National Parks & Forests:
San Bernardino National Forest
Welcome to San Bernardino National Forest
The wild lands of the San Bernardino Mountain Range were designated a National Forest more than a
hundred years ago. The Forest Reserve Act was passed in 1891, giving the president authority to “set apart and
reserve, in any state or territory having public land bearing forests . . . as public reservations.”
From this act was born the San Bernardino Forest Reserve, which
became the San Bernardino National Forest in 1907. The San Bernardino National Forest as public
land was set aside for the conservation of natural resources such as trees, water, minerals, livestock
range, recreation, and
wildlife. Originally, the forest was home
to Native Americans, since long before recorded history. Mexican
and European settlements occurred sporadically for the first half of
the 19th century, but the chain of events that led to the creation of
the National Forest in 1893 really began after California became part
of the United States in 1848 (it had been part of Mexico since 1822).
was discovered in the San Bernardino Mountains. Over the second half of the
19th century, mining, timber, and grazing grew quickly, taking a heavy toll on the land. By the end of the 19th
century, significant sectors of the forest had been felled
and overgrazed. Streams and rivers were silting in and
water quality was declining. Meanwhile a growing population and a thriving citrus industry made increasing
demands for clean drinking and irrigation water.
Protecting the Resources
A pioneering populace, who had conquered what seemed
like an endless frontier, began to realize that it now must
manage the land much more thoughtfully. A Board of
Forestry report in 1886 found that “the necessity of the
hour is an intelligent supervision of the forest and brush
lands of California, with a view to their preservation.”
Five years later the Forest Reserve Act made this preservation possible.
Today the San Bernardino National Forest is comprised
of several departments and three Ranger Districts spanning 676,666 acres in San Bernardino and Riverside
counties. Our Forest has Fire, Police, Planning and Permits, Recreation, and a Roads department just like a city,
county or state government. In addition we have a scientific arm that deals with issues relating to cultural, water,
soil, wildlife, plants and trees.
The employees of the San Bernardino National Forest are
tasked with protecting a huge area with a rich diversity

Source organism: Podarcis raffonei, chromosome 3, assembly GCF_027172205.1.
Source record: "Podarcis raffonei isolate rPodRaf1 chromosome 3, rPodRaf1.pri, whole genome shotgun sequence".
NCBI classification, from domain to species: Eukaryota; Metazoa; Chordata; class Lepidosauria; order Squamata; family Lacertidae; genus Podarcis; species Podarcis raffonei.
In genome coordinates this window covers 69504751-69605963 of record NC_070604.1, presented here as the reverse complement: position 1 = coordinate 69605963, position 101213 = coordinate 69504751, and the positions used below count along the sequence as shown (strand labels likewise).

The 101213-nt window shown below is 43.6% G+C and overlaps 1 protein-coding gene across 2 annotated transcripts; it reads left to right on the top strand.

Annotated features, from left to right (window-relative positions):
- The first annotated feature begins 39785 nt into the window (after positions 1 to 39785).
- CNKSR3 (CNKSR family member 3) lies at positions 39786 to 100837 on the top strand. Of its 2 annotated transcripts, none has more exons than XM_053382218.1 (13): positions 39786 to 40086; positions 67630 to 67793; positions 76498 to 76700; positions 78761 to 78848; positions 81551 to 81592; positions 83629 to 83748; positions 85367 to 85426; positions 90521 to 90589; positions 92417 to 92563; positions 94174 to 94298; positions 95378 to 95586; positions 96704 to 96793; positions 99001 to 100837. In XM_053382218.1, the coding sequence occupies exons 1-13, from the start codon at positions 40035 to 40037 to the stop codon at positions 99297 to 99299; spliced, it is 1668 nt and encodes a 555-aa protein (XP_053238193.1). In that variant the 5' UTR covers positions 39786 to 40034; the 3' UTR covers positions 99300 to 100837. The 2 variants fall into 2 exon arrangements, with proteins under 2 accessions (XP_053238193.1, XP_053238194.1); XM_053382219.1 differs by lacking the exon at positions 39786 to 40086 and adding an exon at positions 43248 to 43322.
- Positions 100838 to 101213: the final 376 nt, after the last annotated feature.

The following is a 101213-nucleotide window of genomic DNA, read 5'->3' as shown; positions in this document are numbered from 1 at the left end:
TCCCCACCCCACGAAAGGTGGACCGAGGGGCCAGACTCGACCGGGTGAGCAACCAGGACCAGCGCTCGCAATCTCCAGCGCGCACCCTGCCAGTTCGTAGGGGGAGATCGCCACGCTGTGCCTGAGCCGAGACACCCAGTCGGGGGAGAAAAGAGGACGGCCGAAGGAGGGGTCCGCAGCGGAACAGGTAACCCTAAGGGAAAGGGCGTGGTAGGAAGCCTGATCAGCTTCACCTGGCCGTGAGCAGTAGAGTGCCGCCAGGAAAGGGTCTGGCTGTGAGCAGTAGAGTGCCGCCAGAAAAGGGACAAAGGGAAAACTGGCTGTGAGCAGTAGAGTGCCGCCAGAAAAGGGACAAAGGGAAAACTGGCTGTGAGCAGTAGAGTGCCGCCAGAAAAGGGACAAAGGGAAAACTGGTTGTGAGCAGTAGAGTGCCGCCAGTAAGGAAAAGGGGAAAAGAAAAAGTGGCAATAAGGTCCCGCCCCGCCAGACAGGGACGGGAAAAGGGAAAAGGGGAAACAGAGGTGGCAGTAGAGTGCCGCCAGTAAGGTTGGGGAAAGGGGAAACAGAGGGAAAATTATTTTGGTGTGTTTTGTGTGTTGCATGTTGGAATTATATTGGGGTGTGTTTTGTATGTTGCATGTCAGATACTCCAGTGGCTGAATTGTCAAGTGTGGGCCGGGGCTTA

of geographical features, flora and fauna. The elevations
on the forest range from a few thousand feet to 11,501
feet at Mount San Gorgonio, the highest peak in Southern California. This large elevation range creates a wide
variety of habitats in which plants and animals thrive.
Indeed the San Bernardino National Forest is one of the
most diverse in the country when it comes to types of
plants and animals - everything from
evergreen forest to alpine tundra can be found here,
within a very short distance of one another. Wildlife such
as the black bear,
inhabit the Forest while the bald eagle, peregrine falcon,
soar in the wind.
An All Season Playground
Today, the San Bernardino National Forest serves as
southern California’s outdoor year-around recreation
destination. Annually the forest receives more visitors
or Yellowstone National Parks!
Even with high visitation, fortunately there are still many
places to find solitude if that is what you seek. There are
many ways to discover the Forest. Drive the scenic Rim
of the World or Palms to Pines Scenic Byways which afford tremendous views. Hike a short nature trail or plan
an extended backpacking trip in one of our eight wilderness areas. Camping, wildlife viewing, horseback riding,
mountain biking, fishing, hunting, and
OHV riding are just a sampling of the activities that the forest provides.
And, remember, the fun doesn’t stop in the winter! The
forest is the location of three downhill ski resorts, or you
can try out cross-country skiing, snowshoeing, or just
having an old-fashioned snow ball fight.
Champion Lodgepole Pine
Keller Peak Lookout
Lake Arrowhead Area
Big Bear Lake Area
Deep Creek & the Mojave River
Lakes of the Mountains
Postcard tour of the lakes, including Big Bear, Arrowhead, Green Valley and more
Green Valley Lake,
Big Bear Lake,
Index of pages and articles relating to the Holcomb Valley.